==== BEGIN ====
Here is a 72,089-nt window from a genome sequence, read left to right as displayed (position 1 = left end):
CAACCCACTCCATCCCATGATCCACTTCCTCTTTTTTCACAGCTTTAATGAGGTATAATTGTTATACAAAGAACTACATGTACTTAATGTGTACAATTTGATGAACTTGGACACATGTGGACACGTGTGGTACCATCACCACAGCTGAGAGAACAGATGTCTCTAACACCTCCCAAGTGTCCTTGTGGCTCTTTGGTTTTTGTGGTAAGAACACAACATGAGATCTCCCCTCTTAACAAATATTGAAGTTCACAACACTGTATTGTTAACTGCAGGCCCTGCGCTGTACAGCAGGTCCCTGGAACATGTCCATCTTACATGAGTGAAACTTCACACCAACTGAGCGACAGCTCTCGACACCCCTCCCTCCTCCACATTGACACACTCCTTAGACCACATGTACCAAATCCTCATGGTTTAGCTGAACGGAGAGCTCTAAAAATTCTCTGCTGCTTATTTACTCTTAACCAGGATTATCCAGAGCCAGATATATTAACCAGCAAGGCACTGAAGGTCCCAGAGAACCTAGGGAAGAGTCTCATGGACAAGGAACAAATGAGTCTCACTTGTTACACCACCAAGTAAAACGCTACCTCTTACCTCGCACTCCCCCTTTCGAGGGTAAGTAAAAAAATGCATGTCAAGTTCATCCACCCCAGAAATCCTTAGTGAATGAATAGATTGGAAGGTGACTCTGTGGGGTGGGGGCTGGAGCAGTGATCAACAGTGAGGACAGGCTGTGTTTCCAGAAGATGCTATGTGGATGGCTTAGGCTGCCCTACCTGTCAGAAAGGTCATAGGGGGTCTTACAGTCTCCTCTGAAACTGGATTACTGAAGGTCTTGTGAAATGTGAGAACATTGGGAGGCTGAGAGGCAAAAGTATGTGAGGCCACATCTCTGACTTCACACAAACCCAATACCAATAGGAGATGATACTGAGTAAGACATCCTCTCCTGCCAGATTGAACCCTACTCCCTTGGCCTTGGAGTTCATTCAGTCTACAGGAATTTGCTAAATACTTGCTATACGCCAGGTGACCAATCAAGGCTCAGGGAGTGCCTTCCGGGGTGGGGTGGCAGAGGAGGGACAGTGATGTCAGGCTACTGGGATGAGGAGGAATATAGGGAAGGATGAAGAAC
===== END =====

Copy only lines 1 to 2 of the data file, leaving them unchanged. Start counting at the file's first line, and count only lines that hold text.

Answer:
Here is a 72,089-nt window from a genome sequence, read left to right as displayed (position 1 = left end):
CAACCCACTCCATCCCATGATCCACTTCCTCTTTTTTCACAGCTTTAATGAGGTATAATTGTTATACAAAGAACTACATGTACTTAATGTGTACAATTTGATGAACTTGGACACATGTGGACACGTGTGGTACCATCACCACAGCTGAGAGAACAGATGTCTCTAACACCTCCCAAGTGTCCTTGTGGCTCTTTGGTTTTTGTGGTAAGAACACAACATGAGATCTCCCCTCTTAACAAATATTGAAGTTCACAACACTGTATTGTTAACTGCAGGCCCTGCGCTGTACAGCAGGTCCCTGGAACATGTCCATCTTACATGAGTGAAACTTCACACCAACTGAGCGACAGCTCTCGACACCCCTCCCTCCTCCACATTGACACACTCCTTAGACCACATGTACCAAATCCTCATGGTTTAGCTGAACGGAGAGCTCTAAAAATTCTCTGCTGCTTATTTACTCTTAACCAGGATTATCCAGAGCCAGATATATTAACCAGCAAGGCACTGAAGGTCCCAGAGAACCTAGGGAAGAGTCTCATGGACAAGGAACAAATGAGTCTCACTTGTTACACCACCAAGTAAAACGCTACCTCTTACCTCGCACTCCCCCTTTCGAGGGTAAGTAAAAAAATGCATGTCAAGTTCATCCACCCCAGAAATCCTTAGTGAATGAATAGATTGGAAGGTGACTCTGTGGGGTGGGGGCTGGAGCAGTGATCAACAGTGAGGACAGGCTGTGTTTCCAGAAGATGCTATGTGGATGGCTTAGGCTGCCCTACCTGTCAGAAAGGTCATAGGGGGTCTTACAGTCTCCTCTGAAACTGGATTACTGAAGGTCTTGTGAAATGTGAGAACATTGGGAGGCTGAGAGGCAAAAGTATGTGAGGCCACATCTCTGACTTCACACAAACCCAATACCAATAGGAGATGATACTGAGTAAGACATCCTCTCCTGCCAGATTGAACCCTACTCCCTTGGCCTTGGAGTTCATTCAGTCTACAGGAATTTGCTAAATACTTGCTATACGCCAGGTGACCAATCAAGGCTCAGGGAGTGCCTTCCGGGGTGGGGTGGCAGAGGAGGGACAGTGATGTCAGGCTACTGGGATGAGGAGGAATATAGGGAAGGATGAAGAAC